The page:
Note: This page was written a few years ago and should be read in that context. Newer camcorders have since replaced DVD camcorders.
In recent years some manufacturers have made a big push to promote camcorders which record directly to DVD disc. Most notably, Sony has all but phased out tape-based camcorders in the consumer market (their professional cameras still use tapes or the XDCam disc system).
The advantage of DVD camcorders is convenience — the disc comes straight out of the camcorder and into the DVD player. Unfortunately that's the only significant advantage and the rest is all bad news. DVD camcorders are very inconvenient if you want to do anything other than play your raw footage exactly as you shot it. Basically, DVD camcorders are fine for those who have no desire to edit video (except in-camera editing) but are pretty much useless for everyone else.
Let's be clear about this: We strongly recommend against buying a DVD camcorder.
Confusion and Frustration
One of the worst things about DVD camcorders is the general lack of reliable information. Most store assistants don't understand the issues, consumers are not told of the limitations, even company representatives are vague and contradictory.
In our forums and email inbox, we regularly hear from angry buyers who have been sold camcorders which are no use to them. Our advice is to stay angry and do something about it — return the camcorder and demand your money back. Also, make sure you contact the manufacturer directly and express your displeasure.
The DVD Camcorder Format
DVD camcorders record on a smaller version of a DVD disc (8cm / 3"). Discs must be finalised before they can be played back in a DVD player or read by a computer. If a disc is inserted into a DVD player or computer before being finalised it will not be recognised.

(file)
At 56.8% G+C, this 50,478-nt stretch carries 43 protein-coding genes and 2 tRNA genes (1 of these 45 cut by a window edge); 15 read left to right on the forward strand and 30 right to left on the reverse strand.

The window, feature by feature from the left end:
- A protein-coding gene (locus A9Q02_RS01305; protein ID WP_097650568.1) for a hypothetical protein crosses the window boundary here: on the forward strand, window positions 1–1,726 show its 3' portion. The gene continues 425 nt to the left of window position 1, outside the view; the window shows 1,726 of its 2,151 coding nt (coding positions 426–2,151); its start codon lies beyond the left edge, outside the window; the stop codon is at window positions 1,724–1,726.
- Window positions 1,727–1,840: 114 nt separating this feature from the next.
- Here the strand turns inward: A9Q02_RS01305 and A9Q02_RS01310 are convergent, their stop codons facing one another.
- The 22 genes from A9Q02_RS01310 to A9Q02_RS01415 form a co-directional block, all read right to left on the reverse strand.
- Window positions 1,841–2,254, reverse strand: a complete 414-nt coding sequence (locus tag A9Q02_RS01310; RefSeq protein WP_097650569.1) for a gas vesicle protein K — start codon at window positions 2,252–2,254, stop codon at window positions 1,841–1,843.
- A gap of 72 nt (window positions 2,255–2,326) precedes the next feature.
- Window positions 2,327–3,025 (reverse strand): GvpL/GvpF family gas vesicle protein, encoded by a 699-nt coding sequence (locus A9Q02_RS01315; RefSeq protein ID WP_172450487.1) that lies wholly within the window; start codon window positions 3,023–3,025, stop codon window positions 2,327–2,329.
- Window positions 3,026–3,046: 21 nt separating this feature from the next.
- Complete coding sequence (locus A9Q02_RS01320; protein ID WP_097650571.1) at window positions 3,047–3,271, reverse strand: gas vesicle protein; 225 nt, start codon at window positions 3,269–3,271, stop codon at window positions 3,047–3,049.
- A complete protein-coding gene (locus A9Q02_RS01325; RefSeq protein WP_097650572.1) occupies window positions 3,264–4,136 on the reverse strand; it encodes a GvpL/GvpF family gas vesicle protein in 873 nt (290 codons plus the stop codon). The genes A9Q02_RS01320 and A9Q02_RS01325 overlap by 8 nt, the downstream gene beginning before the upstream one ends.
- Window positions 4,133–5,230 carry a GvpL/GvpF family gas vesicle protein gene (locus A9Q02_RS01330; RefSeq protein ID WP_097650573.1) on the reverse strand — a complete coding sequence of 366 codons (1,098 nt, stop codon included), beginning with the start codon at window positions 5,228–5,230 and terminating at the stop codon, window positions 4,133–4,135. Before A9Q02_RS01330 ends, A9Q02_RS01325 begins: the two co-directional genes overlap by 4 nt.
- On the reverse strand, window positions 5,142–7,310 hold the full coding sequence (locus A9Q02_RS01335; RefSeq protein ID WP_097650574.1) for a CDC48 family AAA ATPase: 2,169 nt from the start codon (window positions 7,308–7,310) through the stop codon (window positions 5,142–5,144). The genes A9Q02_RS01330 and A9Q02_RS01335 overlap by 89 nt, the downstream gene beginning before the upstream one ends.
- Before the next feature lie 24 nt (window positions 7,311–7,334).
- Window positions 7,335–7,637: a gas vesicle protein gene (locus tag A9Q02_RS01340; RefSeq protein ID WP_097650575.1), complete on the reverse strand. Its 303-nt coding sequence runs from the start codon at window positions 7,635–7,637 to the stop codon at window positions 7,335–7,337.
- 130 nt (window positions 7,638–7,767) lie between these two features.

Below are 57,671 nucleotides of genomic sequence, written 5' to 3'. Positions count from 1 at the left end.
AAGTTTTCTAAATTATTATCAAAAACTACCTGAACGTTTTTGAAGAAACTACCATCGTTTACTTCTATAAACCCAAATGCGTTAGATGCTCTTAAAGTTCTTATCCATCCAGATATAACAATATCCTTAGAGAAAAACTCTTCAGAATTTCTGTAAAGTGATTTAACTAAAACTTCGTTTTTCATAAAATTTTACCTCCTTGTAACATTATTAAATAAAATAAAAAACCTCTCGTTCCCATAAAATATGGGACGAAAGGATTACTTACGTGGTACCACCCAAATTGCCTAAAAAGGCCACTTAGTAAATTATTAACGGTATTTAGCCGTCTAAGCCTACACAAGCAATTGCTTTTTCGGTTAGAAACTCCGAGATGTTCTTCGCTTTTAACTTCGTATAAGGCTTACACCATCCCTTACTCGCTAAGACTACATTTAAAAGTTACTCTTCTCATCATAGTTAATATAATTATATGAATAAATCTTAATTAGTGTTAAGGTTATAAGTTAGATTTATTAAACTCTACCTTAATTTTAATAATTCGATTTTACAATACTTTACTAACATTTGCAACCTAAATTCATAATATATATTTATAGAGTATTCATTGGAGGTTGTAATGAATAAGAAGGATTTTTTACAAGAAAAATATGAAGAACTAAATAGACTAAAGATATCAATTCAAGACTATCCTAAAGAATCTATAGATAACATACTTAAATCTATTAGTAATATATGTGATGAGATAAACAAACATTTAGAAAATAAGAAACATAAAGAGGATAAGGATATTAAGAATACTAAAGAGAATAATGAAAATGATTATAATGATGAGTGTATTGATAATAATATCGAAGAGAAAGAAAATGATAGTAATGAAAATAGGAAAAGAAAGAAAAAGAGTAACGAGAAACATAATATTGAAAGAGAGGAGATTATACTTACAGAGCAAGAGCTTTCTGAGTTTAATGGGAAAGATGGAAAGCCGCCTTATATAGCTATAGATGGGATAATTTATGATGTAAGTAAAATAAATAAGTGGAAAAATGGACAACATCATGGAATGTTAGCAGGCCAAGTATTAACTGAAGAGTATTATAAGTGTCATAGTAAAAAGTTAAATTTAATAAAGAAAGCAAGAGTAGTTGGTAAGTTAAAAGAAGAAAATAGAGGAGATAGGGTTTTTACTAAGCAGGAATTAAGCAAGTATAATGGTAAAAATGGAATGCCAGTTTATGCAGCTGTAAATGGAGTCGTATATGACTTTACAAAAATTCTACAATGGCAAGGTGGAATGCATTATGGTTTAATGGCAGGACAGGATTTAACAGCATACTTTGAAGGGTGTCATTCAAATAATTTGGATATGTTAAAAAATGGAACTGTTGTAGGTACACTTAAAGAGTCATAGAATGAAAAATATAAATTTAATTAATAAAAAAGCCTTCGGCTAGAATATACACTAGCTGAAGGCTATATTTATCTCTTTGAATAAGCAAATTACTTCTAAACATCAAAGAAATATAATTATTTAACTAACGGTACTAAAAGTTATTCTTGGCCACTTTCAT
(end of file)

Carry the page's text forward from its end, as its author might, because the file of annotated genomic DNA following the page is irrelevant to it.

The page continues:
As with regular DVDs, the underlying compression format is MPEG. This is not an ideal format for editing but most good editing applications can deal with it.
Editing Footage from a DVD Camcorder
DVD is a distribution format, not an editing format. Indeed, the format is specifically designed to be difficult to retrieve and edit.
You cannot just copy files from your DVD camera to your PC. Instead you need to "rip" the files using a special software application. In keeping with the theme of making things difficult, camcorder manufacturers often do not provide any such software and it's up to you to find something.
Sony does usually provide ripping/editing software to use with their camcorders. Sony Vegas also supports ripping from Sony camcorders. However we have heard of numerous problems and conflicts with this software. If you are having trouble, try completely uninstalling all Sony software as well as any drivers for the camcorder, then start again. If you still have trouble, contact your camcorder supplier or Sony directly.
If/when you do manage to rip your DVD footage, be warned that there may be a loss of quality.
DVD vs DV vs HDV vs HDD Camcorders
DV was created to make editing easy, consistent and high quality. DVD was not. There is no comparison between DV and DVD — if you are at all serious about creating good video, DV is the way to go.
HDV is another discussion altogether. In short, our advice is to go with HDV if you can afford it, but be aware that you may find it more difficult to use than DV. It also requires a lot more computer resources.
Yet another option is the hard drive camcorder (HDD) which records directly to an onboard hard drive. This is a relatively new technology but may become more popular with video enthusiasts as tape-based systems are phased out.
There is nothing inherently wrong with disc-based recording (XDCam is great), but in our opinion DVD is a poor choice for acquisition.